Monument to the King [photo by Rod J. Eckrich]


Will Michael's memory prove to be Gary's benefactor?

The sight of dancing zombies and the metamorphosis of an emerging superstar into a werewolf made it difficult for a boy growing up in The Region in the 1980s to remember Michael Jackson was at one time a Gary kid.

Jackson and The Jackson 5 remain legends in the area, especially after an interest in capitalizing on the entertainer’s birthplace – in the same fashion as Elvis’ Graceland – reemerged in the wake of his suspicious death last summer at the age of 50 at his Southern California home.

When I saw Jackson’s face surface in the newspapers last June, I just assumed he was involved in something wacky again. I had no idea such a powerful figure of my childhood was gone.

Besides Neverland Ranch, fans flocked to 2300 Jackson St. in Gary, and the musician’s birth home turned into something of a shrine. Gary Mayor Rudy Clay publicly pushed for Jackson to be buried within the city, and a memorial event was even held at the RailCats baseball stadium.

The global fixation on the musician has served as a shot in the arm to the idea of creating a Michael Jackson-themed museum or park. The proposal’s been around for years and has been touted as a money maker. It’s a positive prospect for Gary – transformation into a tourist destination similar to Graceland.

Jackson’s talent was formidable, as a dancer and a musician, but the self-proclaimed King of Pop also was plagued by allegations of child molestation. He was a troubled figure, but he ascended to the level of international superstar, and I don’t think there will be a celebrity death that occurs on that magnitude again in my lifetime.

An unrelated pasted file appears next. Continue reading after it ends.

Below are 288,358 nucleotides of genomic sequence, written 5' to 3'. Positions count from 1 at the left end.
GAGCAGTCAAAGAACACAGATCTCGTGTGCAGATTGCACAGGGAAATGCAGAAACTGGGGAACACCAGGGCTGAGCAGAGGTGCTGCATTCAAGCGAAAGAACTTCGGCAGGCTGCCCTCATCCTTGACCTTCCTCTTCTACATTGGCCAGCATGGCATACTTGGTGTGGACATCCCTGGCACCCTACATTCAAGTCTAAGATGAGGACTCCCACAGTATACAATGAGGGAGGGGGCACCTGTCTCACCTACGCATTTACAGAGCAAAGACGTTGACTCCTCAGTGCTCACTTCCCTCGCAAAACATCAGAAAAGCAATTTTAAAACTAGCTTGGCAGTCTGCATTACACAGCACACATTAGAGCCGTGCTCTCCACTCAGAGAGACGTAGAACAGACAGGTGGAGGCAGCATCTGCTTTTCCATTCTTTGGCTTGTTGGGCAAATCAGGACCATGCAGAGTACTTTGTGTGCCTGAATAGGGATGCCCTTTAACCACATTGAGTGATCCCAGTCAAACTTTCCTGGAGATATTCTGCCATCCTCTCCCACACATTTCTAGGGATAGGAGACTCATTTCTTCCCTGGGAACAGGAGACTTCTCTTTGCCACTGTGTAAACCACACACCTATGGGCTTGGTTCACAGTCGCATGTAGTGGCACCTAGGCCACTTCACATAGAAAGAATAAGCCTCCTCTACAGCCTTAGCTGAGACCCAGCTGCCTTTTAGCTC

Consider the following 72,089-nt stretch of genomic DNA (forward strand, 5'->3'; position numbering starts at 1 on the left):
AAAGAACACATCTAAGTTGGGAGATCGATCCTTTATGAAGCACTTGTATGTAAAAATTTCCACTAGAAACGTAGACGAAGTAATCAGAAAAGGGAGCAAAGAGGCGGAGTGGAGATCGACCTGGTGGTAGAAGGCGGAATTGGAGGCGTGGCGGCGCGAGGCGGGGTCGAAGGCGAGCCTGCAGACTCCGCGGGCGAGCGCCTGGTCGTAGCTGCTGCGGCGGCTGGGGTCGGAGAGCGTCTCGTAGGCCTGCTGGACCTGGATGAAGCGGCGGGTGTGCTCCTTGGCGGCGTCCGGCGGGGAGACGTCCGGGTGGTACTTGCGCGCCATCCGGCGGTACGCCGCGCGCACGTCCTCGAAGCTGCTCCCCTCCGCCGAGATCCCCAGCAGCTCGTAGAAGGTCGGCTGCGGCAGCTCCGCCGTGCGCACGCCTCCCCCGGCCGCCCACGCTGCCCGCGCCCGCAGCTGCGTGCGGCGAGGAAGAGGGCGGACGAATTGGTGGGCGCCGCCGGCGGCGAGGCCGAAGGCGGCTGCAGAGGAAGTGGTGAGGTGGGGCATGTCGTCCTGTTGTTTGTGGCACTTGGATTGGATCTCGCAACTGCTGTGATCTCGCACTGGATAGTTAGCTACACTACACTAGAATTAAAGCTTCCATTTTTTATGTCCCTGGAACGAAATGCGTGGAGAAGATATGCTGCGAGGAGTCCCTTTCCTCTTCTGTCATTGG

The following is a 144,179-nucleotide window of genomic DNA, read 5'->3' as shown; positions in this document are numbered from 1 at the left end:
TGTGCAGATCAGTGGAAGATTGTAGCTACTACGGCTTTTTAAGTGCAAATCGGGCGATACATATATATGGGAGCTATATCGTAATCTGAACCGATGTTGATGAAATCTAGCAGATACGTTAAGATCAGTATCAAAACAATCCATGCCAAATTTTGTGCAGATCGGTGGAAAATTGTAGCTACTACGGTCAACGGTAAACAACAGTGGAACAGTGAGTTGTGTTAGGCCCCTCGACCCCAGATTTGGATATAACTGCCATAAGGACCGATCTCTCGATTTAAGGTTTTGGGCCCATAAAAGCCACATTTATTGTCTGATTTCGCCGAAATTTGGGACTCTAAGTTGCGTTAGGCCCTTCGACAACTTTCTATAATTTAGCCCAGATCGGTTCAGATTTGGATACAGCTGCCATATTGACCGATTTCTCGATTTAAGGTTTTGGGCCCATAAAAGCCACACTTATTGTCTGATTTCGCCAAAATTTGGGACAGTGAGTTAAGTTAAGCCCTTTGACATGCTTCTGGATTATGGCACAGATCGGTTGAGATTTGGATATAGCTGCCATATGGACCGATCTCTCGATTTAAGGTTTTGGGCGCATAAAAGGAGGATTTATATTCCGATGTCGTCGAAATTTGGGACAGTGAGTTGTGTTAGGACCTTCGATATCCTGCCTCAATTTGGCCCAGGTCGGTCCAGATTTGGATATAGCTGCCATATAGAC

To some, he was Captain EO who brought musical harmony to a 3-D galaxy or a beneficent presence who offered joy to sick and unfortunate children.

Growing up on “Thriller” and the excitement of his music video premieres, I’m saddened by the punch line he turned into. Hardcore fans and the Jackson family have tried to convince the rest of us that Michael was normal and his infamy the result of the media and tabloids preying on him. The reality? He became tabloid fodder and a cocktail joke on his own accord.

As “Thriller” shot up the charts, on its way to becoming a monstrously successful album, Jackson’s publicity team worked at casting an aura of mystery around the man by planting stories among the press: tales of a life-preserving sleeping chamber and a preoccupation with buying the bones of the Elephant Man, among many.

Jackson was on top of the world but was obsessed with creating an enigmatic image. It backfired and stigmatized him. It overshadowed his charitable efforts, and his music started becoming less relevant.

It's hard to top yourself when you're one of the top-selling artists of all time. I appreciate Jackson's career from The Jackson Five up until the album “Bad.” Songs such as “Got to Be There,” “Blame it on the Boogie,” “Don’t Stop ’Til You Get Enough” and “Rock With You” and all of “Thriller” – except that McCartney duet – rock my world. And I like a few of his more modern songs such as “Earth Song,” but “Heal the World?” A grand message of world harmony that devolves into a pool of cheese.

Irony is a little kid who sings more poignantly about yearning and heartbreak than a lot of contemporaries from the Motown era and ends up stuck in perpetual adolescence as an adult. Unfortunately, what seemed so genuine and sincere when I was a child comes off as contrived and phony as an adult. “I Just Can't Stop Loving You” or “You Are Not Alone” are by the numbers. But even those weak links resonate. Kudos to Jackson for having the talent to pull off those pop songs without becoming a lite FM station.